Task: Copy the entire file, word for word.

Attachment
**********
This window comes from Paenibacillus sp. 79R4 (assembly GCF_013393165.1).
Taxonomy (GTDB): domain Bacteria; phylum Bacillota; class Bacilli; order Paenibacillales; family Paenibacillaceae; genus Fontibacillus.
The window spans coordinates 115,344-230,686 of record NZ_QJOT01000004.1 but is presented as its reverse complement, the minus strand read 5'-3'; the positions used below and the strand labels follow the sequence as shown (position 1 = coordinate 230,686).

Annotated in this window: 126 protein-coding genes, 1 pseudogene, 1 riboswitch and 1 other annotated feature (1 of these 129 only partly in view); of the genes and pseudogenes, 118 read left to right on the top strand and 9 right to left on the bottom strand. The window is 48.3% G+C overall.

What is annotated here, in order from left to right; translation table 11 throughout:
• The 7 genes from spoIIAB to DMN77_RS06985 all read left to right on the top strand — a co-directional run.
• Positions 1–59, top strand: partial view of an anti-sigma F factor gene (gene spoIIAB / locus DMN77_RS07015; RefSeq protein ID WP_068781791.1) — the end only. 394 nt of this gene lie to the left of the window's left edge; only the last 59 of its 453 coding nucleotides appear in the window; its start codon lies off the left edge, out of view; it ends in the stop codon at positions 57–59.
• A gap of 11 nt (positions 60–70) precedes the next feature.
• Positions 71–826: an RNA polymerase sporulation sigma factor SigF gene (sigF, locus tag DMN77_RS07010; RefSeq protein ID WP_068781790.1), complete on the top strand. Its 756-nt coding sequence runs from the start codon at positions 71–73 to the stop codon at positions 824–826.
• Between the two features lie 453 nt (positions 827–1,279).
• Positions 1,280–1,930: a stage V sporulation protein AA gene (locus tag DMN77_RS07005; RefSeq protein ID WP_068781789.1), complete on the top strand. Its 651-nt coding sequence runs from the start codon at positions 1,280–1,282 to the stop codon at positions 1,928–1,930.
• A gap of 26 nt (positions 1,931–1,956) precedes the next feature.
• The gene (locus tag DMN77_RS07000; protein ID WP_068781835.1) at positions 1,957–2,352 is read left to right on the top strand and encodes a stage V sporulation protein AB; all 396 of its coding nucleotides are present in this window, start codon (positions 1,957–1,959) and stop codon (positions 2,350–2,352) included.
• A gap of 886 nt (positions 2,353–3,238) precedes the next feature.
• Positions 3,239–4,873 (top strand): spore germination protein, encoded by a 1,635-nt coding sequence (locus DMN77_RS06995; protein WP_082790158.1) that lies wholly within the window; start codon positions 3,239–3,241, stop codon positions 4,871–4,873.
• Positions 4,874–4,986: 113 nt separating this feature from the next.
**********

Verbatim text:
This window comes from Paenibacillus sp. 79R4 (assembly GCF_013393165.1).
Taxonomy (GTDB): domain Bacteria; phylum Bacillota; class Bacilli; order Paenibacillales; family Paenibacillaceae; genus Fontibacillus.
The window spans coordinates 115,344-230,686 of record NZ_QJOT01000004.1 but is presented as its reverse complement, the minus strand read 5'-3'; the positions used below and the strand labels follow the sequence as shown (position 1 = coordinate 230,686).

Annotated in this window: 126 protein-coding genes, 1 pseudogene, 1 riboswitch and 1 other annotated feature (1 of these 129 only partly in view); of the genes and pseudogenes, 118 read left to right on the top strand and 9 right to left on the bottom strand. The window is 48.3% G+C overall.

What is annotated here, in order from left to right; translation table 11 throughout:
• The 7 genes from spoIIAB to DMN77_RS06985 all read left to right on the top strand — a co-directional run.
• Positions 1–59, top strand: partial view of an anti-sigma F factor gene (gene spoIIAB / locus DMN77_RS07015; RefSeq protein ID WP_068781791.1) — the end only. 394 nt of this gene lie to the left of the window's left edge; only the last 59 of its 453 coding nucleotides appear in the window; its start codon lies off the left edge, out of view; it ends in the stop codon at positions 57–59.
• A gap of 11 nt (positions 60–70) precedes the next feature.
• Positions 71–826: an RNA polymerase sporulation sigma factor SigF gene (sigF, locus tag DMN77_RS07010; RefSeq protein ID WP_068781790.1), complete on the top strand. Its 756-nt coding sequence runs from the start codon at positions 71–73 to the stop codon at positions 824–826.
• Between the two features lie 453 nt (positions 827–1,279).
• Positions 1,280–1,930: a stage V sporulation protein AA gene (locus tag DMN77_RS07005; RefSeq protein ID WP_068781789.1), complete on the top strand. Its 651-nt coding sequence runs from the start codon at positions 1,280–1,282 to the stop codon at positions 1,928–1,930.
• A gap of 26 nt (positions 1,931–1,956) precedes the next feature.
• The gene (locus tag DMN77_RS07000; protein ID WP_068781835.1) at positions 1,957–2,352 is read left to right on the top strand and encodes a stage V sporulation protein AB; all 396 of its coding nucleotides are present in this window, start codon (positions 1,957–1,959) and stop codon (positions 2,350–2,352) included.
• A gap of 886 nt (positions 2,353–3,238) precedes the next feature.
• Positions 3,239–4,873 (top strand): spore germination protein, encoded by a 1,635-nt coding sequence (locus DMN77_RS06995; protein WP_082790158.1) that lies wholly within the window; start codon positions 3,239–3,241, stop codon positions 4,871–4,873.
• Positions 4,874–4,986: 113 nt separating this feature from the next.